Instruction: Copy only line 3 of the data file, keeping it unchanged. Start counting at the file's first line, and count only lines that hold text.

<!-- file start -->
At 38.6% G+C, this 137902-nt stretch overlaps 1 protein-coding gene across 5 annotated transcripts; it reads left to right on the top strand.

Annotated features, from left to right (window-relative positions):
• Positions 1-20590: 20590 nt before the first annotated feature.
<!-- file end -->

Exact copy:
• Positions 1-20590: 20590 nt before the first annotated feature.